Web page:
As Andrew (I will be using a pseudonym for the purposes of this reflection) walked into class Tuesday morning this week, he immediately called out, “Yo Mr. T! How you be?” He then proceeded to strut right up next to me, raise his arm, and attempted to give me a “cool” handshake like he does with all of his friends in the class. I stood motionless, held by an overwhelming confusion as to what to do next. Questions raced through my mind… Should I go for the handshake? Should I ignore it? Will Andrew still “like” me as a teacher if I don’t shake his hand? If I do go for the handshake, will I fall into the “friend trap” that so many young teachers find themselves in? What will the other students watching us think of me? Am I supposed to be a friend to these students? Are teachers ever supposed to be friends to their students? Am I supposed to be “cool” or “hip” or “young”? Or should I avoid these things, and concentrate on establishing myself as an old, rigid adult?
This is just one tiny example of the endless array of situations and internal dilemmas that I am constantly struggling with throughout my weeks as a student teacher. The sheer truth is that I am 22 years old. I am eight years older than my freshman students, and only four years older than my senior students. Yes, of course I have graduated from high school, and left my high school self in the past. Yes, of course I am nearly graduated from college, and already feel as if I’ve mostly progressed away from college life, and into a life extremely similar to that of an adult. Yes, American society does tend to label me an adult—mainly because of the fact that I am older than 18 years of age—and that is something my students cannot say. But in all honesty, how much does any of that really matter? When it comes down to it, I am still left utterly speechless by situations similar to the one between Andrew and I.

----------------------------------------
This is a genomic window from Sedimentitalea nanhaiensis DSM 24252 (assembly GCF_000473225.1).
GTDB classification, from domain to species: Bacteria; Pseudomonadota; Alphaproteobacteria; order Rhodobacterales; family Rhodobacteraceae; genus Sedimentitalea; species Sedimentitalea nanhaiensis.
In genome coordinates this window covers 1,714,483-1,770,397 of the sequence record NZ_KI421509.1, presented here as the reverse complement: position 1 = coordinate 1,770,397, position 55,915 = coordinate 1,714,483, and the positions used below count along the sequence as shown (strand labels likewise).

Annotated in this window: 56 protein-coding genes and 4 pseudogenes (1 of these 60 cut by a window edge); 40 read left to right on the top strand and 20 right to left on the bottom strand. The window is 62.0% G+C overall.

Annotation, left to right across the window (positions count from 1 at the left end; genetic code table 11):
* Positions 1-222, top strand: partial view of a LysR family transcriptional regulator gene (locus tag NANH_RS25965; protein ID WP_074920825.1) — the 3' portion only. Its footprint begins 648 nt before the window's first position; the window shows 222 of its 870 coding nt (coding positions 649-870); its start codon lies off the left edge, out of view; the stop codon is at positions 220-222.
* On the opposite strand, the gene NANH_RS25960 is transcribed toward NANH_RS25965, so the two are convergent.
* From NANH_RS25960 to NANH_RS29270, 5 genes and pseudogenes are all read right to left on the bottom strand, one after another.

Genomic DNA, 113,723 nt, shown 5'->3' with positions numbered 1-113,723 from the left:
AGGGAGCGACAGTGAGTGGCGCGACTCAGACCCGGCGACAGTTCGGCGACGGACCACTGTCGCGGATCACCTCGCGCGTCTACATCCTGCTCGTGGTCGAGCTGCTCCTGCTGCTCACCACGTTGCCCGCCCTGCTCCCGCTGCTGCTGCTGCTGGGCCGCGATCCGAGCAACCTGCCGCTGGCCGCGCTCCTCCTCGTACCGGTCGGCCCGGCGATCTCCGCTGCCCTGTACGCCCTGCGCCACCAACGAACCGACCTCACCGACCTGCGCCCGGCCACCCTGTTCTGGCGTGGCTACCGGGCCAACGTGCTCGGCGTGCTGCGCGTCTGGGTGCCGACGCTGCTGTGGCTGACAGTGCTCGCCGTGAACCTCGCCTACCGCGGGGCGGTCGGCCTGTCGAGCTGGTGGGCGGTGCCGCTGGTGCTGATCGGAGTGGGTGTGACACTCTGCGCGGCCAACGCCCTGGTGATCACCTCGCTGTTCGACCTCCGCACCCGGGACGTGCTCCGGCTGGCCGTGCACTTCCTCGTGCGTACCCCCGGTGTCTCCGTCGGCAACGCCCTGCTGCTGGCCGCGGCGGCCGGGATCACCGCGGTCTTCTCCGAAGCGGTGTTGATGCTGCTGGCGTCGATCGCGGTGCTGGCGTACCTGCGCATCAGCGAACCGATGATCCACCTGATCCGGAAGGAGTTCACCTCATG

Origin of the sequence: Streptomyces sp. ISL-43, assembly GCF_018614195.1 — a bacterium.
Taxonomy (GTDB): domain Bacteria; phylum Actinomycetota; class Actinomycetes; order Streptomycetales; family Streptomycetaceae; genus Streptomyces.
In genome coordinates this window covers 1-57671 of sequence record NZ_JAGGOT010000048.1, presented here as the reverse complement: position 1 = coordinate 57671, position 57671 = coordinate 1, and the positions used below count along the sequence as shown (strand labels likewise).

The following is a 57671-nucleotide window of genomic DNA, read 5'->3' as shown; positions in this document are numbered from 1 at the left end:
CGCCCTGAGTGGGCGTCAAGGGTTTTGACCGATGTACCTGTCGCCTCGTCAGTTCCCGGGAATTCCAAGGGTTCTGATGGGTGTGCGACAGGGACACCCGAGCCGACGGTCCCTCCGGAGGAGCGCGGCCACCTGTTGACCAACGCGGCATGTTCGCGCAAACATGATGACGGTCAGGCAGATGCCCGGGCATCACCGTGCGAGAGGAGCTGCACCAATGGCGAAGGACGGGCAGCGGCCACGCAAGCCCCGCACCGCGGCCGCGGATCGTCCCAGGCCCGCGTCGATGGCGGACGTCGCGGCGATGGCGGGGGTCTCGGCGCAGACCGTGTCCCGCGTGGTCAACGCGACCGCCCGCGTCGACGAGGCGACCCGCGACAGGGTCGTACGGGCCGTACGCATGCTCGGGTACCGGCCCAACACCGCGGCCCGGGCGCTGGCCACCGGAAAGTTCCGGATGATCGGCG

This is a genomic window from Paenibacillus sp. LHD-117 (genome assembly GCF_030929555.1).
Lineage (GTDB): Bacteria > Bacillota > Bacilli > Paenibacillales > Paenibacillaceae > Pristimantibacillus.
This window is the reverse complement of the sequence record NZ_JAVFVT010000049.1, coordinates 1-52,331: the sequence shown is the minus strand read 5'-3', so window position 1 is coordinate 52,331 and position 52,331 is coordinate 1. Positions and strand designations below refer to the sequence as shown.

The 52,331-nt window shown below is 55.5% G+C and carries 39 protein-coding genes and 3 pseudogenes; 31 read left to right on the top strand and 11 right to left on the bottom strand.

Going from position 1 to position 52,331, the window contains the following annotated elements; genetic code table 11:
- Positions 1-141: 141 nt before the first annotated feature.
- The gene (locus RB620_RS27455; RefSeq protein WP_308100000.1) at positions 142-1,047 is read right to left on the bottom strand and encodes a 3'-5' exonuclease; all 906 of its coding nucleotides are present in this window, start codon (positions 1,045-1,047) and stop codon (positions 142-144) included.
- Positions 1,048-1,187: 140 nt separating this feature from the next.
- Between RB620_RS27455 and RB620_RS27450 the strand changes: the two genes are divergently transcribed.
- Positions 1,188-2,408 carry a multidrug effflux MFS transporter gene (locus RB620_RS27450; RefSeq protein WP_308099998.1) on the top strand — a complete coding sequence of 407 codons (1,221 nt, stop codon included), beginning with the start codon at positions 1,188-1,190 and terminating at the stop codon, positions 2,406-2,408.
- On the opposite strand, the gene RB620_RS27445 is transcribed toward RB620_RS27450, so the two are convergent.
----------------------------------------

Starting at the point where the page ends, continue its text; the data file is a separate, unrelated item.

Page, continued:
After multiple nights spent in frustration and anxiety over how I should be portraying myself to my students, I finally discovered some clarity. The SPU Principles of HOPE actually speak to this very issue! Principle “E3”, which states, “Teacher-candidates exemplify an understanding of professional responsibilities and policies,” discusses how student teachers must function with maturity and professionalism in the classroom. Simply put: even with an intern’s desires to make friends with his/her students and promote a communal, easy-going environment in the classroom, he/she must always keep the responsibilities of the profession in mind. After reading this, I quickly realized the significance of my internship was not on whether or not I could be a friend to my students. Rather, my duty is to serve them to the best of my ability as a teacher, and a teacher only. I must put aside my yearning to be liked and focus all my attention on being the best professional I can be.